More Reading. More Writing. Less Television: The Finale

Well. Believe it or not, the 30-day challenge that I issued a while ago to not watch television has ended. I treated myself to watching BBC’s Sherlock, right after (great show). That was rather fast. I kept to my word and only watched 24 and actually missed watching that a couple of times and had to go back and watch the reruns on Hulu.

So what was the point of the whole challenge? Here are a couple observations I gleaned through that time:

1. Television is a time sink.

This probably goes without saying. Television is a luxury, not a necessity. Yet with the way many people treat it, you’d think it was the other way around. The amount of time that is needed to sit aimlessly in front of a television is an utter time sink. There’s nothing wrong with doing that every once in a while here and there. I saw a report from the Kaiser Foundation that said that kids from 15-18 years old average about 4.5 hours of television a day. In other words, they have a part time job doing basically nothing. Yes, they could be watching it for educational purposes but that much television? I highly doubt that. Also, people 65 and older watch about seven hours of television a day. That’s crazy and an abject waste of one’s life.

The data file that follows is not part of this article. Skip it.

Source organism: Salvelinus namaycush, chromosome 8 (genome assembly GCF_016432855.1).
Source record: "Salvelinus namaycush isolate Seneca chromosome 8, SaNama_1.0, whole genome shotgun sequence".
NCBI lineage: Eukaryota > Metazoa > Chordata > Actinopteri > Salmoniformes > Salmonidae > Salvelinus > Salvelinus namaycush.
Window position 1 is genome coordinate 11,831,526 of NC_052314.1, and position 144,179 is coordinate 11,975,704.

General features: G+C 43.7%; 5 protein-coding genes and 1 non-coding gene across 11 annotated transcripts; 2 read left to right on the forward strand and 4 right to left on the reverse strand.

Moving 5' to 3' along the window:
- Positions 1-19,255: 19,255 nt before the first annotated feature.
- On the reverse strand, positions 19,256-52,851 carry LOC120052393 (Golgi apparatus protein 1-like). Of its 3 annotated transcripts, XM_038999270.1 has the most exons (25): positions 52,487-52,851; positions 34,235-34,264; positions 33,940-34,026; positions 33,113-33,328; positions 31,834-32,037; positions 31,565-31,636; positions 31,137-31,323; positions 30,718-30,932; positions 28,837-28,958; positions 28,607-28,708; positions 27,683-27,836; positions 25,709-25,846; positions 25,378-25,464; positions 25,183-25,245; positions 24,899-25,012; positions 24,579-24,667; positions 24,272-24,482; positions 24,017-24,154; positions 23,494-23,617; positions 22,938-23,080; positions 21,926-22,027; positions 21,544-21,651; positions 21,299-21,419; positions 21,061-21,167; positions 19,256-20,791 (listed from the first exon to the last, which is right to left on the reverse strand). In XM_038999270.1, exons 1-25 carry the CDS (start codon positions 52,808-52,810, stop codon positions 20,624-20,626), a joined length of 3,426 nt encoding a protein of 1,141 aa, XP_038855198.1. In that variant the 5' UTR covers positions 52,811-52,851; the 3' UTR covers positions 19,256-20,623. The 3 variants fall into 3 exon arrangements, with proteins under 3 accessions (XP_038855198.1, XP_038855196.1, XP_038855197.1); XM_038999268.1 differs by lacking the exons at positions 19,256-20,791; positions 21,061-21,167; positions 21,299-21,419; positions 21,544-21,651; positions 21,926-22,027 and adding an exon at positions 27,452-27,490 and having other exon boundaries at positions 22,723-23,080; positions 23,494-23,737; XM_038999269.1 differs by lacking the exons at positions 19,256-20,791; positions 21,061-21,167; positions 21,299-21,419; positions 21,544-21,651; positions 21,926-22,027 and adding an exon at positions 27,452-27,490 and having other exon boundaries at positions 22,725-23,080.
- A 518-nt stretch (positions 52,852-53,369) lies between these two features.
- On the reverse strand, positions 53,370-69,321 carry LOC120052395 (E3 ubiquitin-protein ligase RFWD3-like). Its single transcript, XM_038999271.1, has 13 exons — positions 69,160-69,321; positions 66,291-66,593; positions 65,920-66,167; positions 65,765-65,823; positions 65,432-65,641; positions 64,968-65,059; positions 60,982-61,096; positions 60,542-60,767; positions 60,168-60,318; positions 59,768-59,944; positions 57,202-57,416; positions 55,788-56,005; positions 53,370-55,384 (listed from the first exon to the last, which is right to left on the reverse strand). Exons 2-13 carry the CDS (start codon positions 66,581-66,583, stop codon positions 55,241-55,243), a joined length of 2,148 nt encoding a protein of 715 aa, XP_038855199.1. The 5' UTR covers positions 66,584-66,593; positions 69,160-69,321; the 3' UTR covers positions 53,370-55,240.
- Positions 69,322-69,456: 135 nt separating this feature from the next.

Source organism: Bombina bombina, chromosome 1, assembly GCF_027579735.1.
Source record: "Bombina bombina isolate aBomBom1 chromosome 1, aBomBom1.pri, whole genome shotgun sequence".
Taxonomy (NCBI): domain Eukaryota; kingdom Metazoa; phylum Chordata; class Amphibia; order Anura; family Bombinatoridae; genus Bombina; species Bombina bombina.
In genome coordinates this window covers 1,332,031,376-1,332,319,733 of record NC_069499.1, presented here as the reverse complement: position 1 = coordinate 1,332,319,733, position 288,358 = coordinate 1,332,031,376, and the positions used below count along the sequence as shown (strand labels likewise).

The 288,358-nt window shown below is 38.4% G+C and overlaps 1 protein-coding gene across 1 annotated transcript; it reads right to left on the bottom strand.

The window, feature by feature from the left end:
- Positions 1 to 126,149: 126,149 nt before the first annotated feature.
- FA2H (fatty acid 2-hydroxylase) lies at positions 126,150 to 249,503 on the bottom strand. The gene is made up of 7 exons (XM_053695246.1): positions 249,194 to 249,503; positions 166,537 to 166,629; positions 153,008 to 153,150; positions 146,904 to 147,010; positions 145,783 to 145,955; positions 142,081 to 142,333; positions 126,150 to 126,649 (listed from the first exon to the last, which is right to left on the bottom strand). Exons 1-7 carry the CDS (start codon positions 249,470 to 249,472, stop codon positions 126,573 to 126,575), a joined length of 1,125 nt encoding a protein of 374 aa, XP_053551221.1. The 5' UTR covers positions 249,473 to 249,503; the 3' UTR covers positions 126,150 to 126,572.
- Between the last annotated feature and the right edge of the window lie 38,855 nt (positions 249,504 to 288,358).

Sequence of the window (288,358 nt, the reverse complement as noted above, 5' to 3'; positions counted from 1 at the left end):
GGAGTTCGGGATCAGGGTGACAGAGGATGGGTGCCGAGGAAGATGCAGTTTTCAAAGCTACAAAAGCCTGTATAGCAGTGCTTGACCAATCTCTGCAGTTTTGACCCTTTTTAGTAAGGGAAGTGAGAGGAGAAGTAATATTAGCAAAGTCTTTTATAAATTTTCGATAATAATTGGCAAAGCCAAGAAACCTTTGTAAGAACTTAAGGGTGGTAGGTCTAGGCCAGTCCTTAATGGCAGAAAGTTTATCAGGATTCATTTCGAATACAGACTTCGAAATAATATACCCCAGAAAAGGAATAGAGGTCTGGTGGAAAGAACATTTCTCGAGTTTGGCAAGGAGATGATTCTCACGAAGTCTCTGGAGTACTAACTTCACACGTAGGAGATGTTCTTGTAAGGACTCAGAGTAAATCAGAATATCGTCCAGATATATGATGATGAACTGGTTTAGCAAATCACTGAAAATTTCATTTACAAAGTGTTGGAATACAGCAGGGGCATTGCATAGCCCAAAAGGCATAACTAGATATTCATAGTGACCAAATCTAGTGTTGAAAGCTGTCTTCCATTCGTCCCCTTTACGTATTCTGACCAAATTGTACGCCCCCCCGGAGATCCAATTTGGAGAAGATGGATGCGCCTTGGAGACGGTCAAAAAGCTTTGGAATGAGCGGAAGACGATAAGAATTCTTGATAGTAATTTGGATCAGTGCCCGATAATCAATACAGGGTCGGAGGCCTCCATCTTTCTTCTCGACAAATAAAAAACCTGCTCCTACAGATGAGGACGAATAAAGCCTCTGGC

2. Productivity goes up.

As I’m writing this, a coworker is watching television on the PC. Talk about being non-productive.

If you remember from the last post on my 30-day challenge, my main computer had gone on the blink when shortly after. So, I wasn’t able to get done with the writing that I wanted to do because of having to backup files, buy equipment, and go through the nightmare of setting all that up. Even so, I did finish three books in that amount of time which was quite an accomplishment and almost got me caught up to my goal of about a book a month. So time that may have been spent watching television was spent exercising my mind and doing me some good. You can beat that with a stick.

3. You can strengthen relationships.

I found myself spending more time with my wife who I already do everything with anyway. But I was calling people more and spending time talking with them as well. There’s a big plus in strengthening relationships even if it’s just a phone call. You have to make sure that doesn’t turn into a time sink as well because you can be talking to people for hours about a whole lot of nothing all of the time. Useless gossipers do this. Investing into someone’s life takes genuine time and care. It’s also a good way to spend your life instead of watching television ‘for an exorbitant amount of time.

I’m convinced that less television will improve your life. Having a movie night with you family and friends is one thing. Spending every day watching television is such an irresponsible use of time (like this guy still watching television here at work). That time spent on watching television could be spent on a multitude of things that do more for your character and life in a positive way. That is always a good thing. Always.

2 Responses to More Reading. More Writing. Less Television: The Finale

  1. Katie Cross says:

    Bottom line: less television will improve your life. Which doesn’t mean that TV is all bad, but too much of it can be.

    Great follow up. I’ve been thinking about this, actually.

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